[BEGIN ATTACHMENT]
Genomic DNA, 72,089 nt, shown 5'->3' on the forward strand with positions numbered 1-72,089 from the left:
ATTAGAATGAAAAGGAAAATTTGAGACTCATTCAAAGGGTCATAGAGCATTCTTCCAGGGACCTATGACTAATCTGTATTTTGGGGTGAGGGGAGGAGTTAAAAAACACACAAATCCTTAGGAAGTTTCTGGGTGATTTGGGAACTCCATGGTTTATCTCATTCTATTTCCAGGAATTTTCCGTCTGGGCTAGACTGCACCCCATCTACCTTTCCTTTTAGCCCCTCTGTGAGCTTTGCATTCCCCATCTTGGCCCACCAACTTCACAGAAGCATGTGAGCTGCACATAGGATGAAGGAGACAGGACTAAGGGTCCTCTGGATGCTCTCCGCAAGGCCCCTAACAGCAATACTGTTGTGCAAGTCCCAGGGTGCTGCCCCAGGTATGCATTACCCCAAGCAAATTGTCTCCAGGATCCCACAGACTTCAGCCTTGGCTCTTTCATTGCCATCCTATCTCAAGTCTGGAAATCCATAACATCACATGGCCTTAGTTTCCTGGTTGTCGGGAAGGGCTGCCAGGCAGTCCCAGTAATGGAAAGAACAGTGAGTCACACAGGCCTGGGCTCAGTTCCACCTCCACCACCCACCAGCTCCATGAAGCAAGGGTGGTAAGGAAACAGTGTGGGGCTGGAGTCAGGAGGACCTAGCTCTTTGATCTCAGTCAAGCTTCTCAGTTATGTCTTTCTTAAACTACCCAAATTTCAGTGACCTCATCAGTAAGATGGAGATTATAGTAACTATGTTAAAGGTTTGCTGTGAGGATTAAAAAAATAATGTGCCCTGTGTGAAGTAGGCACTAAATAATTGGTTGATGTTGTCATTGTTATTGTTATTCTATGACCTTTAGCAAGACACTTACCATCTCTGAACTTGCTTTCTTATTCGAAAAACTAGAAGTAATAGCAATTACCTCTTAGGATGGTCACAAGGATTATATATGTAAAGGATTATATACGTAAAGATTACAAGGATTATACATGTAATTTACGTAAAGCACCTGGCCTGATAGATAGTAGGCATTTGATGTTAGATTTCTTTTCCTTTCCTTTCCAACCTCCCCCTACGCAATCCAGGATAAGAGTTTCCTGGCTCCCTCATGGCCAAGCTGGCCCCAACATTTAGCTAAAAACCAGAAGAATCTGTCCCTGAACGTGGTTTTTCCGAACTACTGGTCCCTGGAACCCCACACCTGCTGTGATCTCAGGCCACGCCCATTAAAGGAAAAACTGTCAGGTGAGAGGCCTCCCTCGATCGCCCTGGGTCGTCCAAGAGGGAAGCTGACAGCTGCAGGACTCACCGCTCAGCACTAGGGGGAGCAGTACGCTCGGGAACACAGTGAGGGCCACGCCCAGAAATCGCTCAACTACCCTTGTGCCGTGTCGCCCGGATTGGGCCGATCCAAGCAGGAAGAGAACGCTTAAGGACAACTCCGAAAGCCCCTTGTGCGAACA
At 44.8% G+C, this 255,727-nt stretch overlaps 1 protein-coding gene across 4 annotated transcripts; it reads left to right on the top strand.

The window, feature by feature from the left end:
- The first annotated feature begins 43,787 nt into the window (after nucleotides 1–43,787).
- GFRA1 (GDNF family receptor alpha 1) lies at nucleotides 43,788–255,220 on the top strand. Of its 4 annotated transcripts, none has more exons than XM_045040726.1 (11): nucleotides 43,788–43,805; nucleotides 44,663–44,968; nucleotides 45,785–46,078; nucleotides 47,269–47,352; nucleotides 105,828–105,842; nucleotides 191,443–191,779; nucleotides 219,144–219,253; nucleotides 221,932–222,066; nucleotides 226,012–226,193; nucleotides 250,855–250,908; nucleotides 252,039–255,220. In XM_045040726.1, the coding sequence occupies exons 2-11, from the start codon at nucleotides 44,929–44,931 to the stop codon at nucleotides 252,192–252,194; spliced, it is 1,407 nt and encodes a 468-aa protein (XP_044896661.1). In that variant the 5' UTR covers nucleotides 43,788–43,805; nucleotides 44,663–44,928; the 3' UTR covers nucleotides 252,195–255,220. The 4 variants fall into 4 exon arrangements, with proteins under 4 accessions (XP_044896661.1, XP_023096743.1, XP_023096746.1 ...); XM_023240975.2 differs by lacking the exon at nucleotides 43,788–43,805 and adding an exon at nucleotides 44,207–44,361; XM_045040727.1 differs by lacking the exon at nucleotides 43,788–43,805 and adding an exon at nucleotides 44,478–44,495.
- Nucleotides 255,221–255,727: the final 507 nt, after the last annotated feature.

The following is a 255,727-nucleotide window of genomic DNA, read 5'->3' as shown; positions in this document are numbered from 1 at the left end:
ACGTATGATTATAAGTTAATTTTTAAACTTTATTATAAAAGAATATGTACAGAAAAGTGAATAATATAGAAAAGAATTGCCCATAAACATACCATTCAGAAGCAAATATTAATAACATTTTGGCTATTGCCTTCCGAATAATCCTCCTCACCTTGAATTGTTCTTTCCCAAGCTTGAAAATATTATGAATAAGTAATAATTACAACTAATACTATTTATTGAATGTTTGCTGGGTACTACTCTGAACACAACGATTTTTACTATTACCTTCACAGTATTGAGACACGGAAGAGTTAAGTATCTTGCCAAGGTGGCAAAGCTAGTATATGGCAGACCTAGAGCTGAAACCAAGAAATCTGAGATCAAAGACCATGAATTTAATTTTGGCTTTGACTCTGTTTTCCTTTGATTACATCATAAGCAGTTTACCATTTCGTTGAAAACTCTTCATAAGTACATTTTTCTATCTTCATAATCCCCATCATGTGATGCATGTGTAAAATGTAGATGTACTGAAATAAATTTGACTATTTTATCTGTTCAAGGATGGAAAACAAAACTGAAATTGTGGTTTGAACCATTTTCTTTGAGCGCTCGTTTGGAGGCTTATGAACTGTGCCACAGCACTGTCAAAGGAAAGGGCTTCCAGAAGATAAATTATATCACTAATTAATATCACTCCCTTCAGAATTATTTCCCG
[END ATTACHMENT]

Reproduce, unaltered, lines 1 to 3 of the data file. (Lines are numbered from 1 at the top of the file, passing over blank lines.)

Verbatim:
Genomic DNA, 72,089 nt, shown 5'->3' on the forward strand with positions numbered 1-72,089 from the left:
ATTAGAATGAAAAGGAAAATTTGAGACTCATTCAAAGGGTCATAGAGCATTCTTCCAGGGACCTATGACTAATCTGTATTTTGGGGTGAGGGGAGGAGTTAAAAAACACACAAATCCTTAGGAAGTTTCTGGGTGATTTGGGAACTCCATGGTTTATCTCATTCTATTTCCAGGAATTTTCCGTCTGGGCTAGACTGCACCCCATCTACCTTTCCTTTTAGCCCCTCTGTGAGCTTTGCATTCCCCATCTTGGCCCACCAACTTCACAGAAGCATGTGAGCTGCACATAGGATGAAGGAGACAGGACTAAGGGTCCTCTGGATGCTCTCCGCAAGGCCCCTAACAGCAATACTGTTGTGCAAGTCCCAGGGTGCTGCCCCAGGTATGCATTACCCCAAGCAAATTGTCTCCAGGATCCCACAGACTTCAGCCTTGGCTCTTTCATTGCCATCCTATCTCAAGTCTGGAAATCCATAACATCACATGGCCTTAGTTTCCTGGTTGTCGGGAAGGGCTGCCAGGCAGTCCCAGTAATGGAAAGAACAGTGAGTCACACAGGCCTGGGCTCAGTTCCACCTCCACCACCCACCAGCTCCATGAAGCAAGGGTGGTAAGGAAACAGTGTGGGGCTGGAGTCAGGAGGACCTAGCTCTTTGATCTCAGTCAAGCTTCTCAGTTATGTCTTTCTTAAACTACCCAAATTTCAGTGACCTCATCAGTAAGATGGAGATTATAGTAACTATGTTAAAGGTTTGCTGTGAGGATTAAAAAAATAATGTGCCCTGTGTGAAGTAGGCACTAAATAATTGGTTGATGTTGTCATTGTTATTGTTATTCTATGACCTTTAGCAAGACACTTACCATCTCTGAACTTGCTTTCTTATTCGAAAAACTAGAAGTAATAGCAATTACCTCTTAGGATGGTCACAAGGATTATATATGTAAAGGATTATATACGTAAAGATTACAAGGATTATACATGTAATTTACGTAAAGCACCTGGCCTGATAGATAGTAGGCATTTGATGTTAGATTTCTTTTCCTTTCCTTTCCAACCTCCCCCTACGCAATCCAGGATAAGAGTTTCCTGGCTCCCTCATGGCCAAGCTGGCCCCAACATTTAGCTAAAAACCAGAAGAATCTGTCCCTGAACGTGGTTTTTCCGAACTACTGGTCCCTGGAACCCCACACCTGCTGTGATCTCAGGCCACGCCCATTAAAGGAAAAACTGTCAGGTGAGAGGCCTCCCTCGATCGCCCTGGGTCGTCCAAGAGGGAAGCTGACAGCTGCAGGACTCACCGCTCAGCACTAGGGGGAGCAGTACGCTCGGGAACACAGTGAGGGCCACGCCCAGAAATCGCTCAACTACCCTTGTGCCGTGTCGCCCGGATTGGGCCGATCCAAGCAGGAAGAGAACGCTTAAGGACAACTCCGAAAGCCCCTTGTGCGAACA
At 44.8% G+C, this 255,727-nt stretch overlaps 1 protein-coding gene across 4 annotated transcripts; it reads left to right on the top strand.